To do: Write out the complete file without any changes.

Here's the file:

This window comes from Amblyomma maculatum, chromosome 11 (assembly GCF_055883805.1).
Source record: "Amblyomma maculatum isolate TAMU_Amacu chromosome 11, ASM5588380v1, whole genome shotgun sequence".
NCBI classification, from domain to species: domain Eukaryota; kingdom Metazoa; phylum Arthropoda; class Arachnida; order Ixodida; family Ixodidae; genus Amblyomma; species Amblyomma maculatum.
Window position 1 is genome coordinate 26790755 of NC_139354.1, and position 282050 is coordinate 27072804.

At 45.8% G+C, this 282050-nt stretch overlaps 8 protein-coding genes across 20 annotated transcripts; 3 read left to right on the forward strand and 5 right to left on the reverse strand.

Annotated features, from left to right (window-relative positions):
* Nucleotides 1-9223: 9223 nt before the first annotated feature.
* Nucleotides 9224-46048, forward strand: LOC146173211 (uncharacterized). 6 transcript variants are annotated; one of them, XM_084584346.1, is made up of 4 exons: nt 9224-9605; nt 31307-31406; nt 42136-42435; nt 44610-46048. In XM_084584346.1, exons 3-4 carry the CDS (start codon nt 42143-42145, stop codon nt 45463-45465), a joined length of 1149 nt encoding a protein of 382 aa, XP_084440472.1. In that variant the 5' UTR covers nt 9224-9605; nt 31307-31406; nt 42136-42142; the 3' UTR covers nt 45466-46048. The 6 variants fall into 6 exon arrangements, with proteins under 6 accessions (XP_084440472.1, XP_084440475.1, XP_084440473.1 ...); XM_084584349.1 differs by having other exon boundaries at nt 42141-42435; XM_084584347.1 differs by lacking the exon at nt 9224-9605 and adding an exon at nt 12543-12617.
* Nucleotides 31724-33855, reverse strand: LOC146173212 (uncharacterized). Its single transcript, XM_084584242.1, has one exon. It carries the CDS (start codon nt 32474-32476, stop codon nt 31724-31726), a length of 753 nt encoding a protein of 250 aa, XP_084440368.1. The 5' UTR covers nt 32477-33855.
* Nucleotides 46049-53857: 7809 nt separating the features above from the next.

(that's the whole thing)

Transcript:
This window comes from Amblyomma maculatum, chromosome 11 (assembly GCF_055883805.1).
Source record: "Amblyomma maculatum isolate TAMU_Amacu chromosome 11, ASM5588380v1, whole genome shotgun sequence".
NCBI classification, from domain to species: domain Eukaryota; kingdom Metazoa; phylum Arthropoda; class Arachnida; order Ixodida; family Ixodidae; genus Amblyomma; species Amblyomma maculatum.
Window position 1 is genome coordinate 26790755 of NC_139354.1, and position 282050 is coordinate 27072804.

At 45.8% G+C, this 282050-nt stretch overlaps 8 protein-coding genes across 20 annotated transcripts; 3 read left to right on the forward strand and 5 right to left on the reverse strand.

Annotated features, from left to right (window-relative positions):
* Nucleotides 1-9223: 9223 nt before the first annotated feature.
* Nucleotides 9224-46048, forward strand: LOC146173211 (uncharacterized). 6 transcript variants are annotated; one of them, XM_084584346.1, is made up of 4 exons: nt 9224-9605; nt 31307-31406; nt 42136-42435; nt 44610-46048. In XM_084584346.1, exons 3-4 carry the CDS (start codon nt 42143-42145, stop codon nt 45463-45465), a joined length of 1149 nt encoding a protein of 382 aa, XP_084440472.1. In that variant the 5' UTR covers nt 9224-9605; nt 31307-31406; nt 42136-42142; the 3' UTR covers nt 45466-46048. The 6 variants fall into 6 exon arrangements, with proteins under 6 accessions (XP_084440472.1, XP_084440475.1, XP_084440473.1 ...); XM_084584349.1 differs by having other exon boundaries at nt 42141-42435; XM_084584347.1 differs by lacking the exon at nt 9224-9605 and adding an exon at nt 12543-12617.
* Nucleotides 31724-33855, reverse strand: LOC146173212 (uncharacterized). Its single transcript, XM_084584242.1, has one exon. It carries the CDS (start codon nt 32474-32476, stop codon nt 31724-31726), a length of 753 nt encoding a protein of 250 aa, XP_084440368.1. The 5' UTR covers nt 32477-33855.
* Nucleotides 46049-53857: 7809 nt separating the features above from the next.